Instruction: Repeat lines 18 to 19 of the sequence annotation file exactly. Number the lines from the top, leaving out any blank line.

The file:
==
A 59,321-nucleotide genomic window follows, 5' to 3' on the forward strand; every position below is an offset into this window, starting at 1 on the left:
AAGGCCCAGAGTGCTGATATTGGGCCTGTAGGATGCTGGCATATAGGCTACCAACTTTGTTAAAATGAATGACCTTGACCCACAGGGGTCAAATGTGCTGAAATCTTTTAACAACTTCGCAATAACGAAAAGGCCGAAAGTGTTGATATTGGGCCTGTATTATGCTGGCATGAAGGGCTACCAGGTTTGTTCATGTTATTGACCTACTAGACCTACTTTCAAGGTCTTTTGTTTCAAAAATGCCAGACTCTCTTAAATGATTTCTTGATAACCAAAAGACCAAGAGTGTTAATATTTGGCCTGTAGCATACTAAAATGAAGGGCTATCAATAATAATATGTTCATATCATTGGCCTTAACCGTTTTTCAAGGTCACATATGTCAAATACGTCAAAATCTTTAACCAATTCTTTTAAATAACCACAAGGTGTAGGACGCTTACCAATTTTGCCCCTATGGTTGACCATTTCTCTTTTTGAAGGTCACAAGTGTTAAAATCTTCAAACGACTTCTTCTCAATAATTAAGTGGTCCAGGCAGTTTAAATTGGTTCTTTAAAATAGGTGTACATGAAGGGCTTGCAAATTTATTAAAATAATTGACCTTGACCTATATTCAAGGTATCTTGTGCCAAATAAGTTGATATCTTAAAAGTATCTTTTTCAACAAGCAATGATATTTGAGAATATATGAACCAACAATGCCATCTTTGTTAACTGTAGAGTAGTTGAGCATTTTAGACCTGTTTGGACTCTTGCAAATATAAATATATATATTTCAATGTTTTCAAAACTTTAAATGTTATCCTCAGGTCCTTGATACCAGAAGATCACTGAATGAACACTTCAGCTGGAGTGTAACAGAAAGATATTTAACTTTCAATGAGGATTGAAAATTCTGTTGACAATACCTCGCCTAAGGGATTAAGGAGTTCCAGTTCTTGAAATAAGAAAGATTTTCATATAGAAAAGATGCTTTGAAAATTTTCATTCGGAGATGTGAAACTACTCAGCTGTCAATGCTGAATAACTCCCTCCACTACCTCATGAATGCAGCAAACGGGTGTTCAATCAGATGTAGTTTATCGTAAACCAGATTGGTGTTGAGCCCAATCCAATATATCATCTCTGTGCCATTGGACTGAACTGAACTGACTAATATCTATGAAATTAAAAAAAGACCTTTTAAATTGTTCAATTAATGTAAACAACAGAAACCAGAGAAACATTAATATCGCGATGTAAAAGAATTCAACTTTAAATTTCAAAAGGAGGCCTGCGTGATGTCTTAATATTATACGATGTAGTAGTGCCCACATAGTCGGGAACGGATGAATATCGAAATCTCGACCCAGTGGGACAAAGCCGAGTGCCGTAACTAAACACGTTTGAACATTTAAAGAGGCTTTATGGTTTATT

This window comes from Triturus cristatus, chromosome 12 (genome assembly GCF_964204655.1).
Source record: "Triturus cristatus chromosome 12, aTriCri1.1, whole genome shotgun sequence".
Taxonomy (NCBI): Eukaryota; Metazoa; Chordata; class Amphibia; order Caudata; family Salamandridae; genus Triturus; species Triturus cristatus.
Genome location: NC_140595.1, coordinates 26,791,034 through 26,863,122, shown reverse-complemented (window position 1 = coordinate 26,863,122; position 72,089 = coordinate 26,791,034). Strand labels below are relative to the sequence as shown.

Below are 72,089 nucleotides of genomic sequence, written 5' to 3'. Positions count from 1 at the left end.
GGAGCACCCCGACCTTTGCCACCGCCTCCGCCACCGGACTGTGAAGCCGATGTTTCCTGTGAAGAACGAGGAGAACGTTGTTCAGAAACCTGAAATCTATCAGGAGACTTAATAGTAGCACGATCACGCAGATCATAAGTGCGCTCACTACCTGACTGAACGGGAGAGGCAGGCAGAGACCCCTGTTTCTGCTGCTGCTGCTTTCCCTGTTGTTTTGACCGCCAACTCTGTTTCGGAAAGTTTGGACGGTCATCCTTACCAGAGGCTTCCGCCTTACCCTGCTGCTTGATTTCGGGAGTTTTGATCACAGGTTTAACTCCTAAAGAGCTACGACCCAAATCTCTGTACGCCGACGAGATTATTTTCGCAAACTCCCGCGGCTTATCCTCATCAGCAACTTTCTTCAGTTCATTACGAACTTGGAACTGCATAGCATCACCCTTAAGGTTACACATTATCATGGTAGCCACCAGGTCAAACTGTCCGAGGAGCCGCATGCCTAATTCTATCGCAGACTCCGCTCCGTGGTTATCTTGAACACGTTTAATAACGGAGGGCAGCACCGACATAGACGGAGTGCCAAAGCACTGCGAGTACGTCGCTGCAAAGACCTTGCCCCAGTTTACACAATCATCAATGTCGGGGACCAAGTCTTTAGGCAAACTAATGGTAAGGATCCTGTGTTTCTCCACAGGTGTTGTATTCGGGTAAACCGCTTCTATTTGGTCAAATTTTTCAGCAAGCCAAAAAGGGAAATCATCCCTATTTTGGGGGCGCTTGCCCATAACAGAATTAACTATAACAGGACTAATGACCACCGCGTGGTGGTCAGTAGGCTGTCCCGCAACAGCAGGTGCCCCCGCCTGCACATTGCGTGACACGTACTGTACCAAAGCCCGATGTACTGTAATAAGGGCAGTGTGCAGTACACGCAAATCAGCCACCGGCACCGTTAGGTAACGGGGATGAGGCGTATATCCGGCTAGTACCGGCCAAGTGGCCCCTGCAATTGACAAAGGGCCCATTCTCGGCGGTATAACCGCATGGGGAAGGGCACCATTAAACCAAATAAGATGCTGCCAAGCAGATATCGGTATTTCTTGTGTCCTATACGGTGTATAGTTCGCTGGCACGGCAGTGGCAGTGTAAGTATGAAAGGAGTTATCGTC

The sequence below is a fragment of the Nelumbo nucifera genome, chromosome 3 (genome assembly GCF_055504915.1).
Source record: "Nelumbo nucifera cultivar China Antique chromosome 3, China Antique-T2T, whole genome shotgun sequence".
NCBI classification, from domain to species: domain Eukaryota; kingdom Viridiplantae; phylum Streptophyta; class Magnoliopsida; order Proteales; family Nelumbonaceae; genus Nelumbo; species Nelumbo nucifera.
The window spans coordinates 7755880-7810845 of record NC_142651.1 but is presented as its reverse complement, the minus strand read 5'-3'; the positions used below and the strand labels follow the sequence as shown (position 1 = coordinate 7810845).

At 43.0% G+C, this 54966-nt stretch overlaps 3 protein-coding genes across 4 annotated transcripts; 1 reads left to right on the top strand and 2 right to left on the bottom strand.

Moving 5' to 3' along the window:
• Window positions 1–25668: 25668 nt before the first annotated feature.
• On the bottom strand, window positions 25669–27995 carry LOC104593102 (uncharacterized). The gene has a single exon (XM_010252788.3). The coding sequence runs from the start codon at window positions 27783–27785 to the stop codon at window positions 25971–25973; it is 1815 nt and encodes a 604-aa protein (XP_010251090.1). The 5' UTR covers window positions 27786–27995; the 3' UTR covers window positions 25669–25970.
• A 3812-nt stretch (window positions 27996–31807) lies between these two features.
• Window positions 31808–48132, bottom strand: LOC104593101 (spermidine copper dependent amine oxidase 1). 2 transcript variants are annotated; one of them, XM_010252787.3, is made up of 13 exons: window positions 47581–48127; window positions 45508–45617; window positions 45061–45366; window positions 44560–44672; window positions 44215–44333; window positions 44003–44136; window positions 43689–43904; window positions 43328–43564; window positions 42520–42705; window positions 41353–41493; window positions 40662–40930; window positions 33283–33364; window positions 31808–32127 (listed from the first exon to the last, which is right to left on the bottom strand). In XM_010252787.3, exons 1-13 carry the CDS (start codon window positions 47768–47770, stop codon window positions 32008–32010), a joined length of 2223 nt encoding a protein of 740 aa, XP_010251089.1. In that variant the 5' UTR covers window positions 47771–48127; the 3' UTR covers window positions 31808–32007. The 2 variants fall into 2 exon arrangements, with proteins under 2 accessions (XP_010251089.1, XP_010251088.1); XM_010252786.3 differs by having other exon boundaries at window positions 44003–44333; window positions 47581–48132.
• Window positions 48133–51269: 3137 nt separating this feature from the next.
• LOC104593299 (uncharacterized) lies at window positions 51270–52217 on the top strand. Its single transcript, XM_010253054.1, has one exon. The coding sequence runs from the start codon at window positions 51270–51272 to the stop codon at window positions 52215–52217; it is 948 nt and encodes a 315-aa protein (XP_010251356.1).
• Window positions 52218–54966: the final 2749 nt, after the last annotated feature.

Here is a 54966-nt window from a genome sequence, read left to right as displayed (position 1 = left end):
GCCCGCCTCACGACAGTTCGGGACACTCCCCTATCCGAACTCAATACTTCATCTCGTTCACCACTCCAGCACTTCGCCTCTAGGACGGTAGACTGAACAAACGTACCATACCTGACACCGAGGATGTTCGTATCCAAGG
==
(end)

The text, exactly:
• Window positions 31808–48132, bottom strand: LOC104593101 (spermidine copper dependent amine oxidase 1). 2 transcript variants are annotated; one of them, XM_010252787.3, is made up of 13 exons: window positions 47581–48127; window positions 45508–45617; window positions 45061–45366; window positions 44560–44672; window positions 44215–44333; window positions 44003–44136; window positions 43689–43904; window positions 43328–43564; window positions 42520–42705; window positions 41353–41493; window positions 40662–40930; window positions 33283–33364; window positions 31808–32127 (listed from the first exon to the last, which is right to left on the bottom strand). In XM_010252787.3, exons 1-13 carry the CDS (start codon window positions 47768–47770, stop codon window positions 32008–32010), a joined length of 2223 nt encoding a protein of 740 aa, XP_010251089.1. In that variant the 5' UTR covers window positions 47771–48127; the 3' UTR covers window positions 31808–32007. The 2 variants fall into 2 exon arrangements, with proteins under 2 accessions (XP_010251089.1, XP_010251088.1); XM_010252786.3 differs by having other exon boundaries at window positions 44003–44333; window positions 47581–48132.
• Window positions 48133–51269: 3137 nt separating this feature from the next.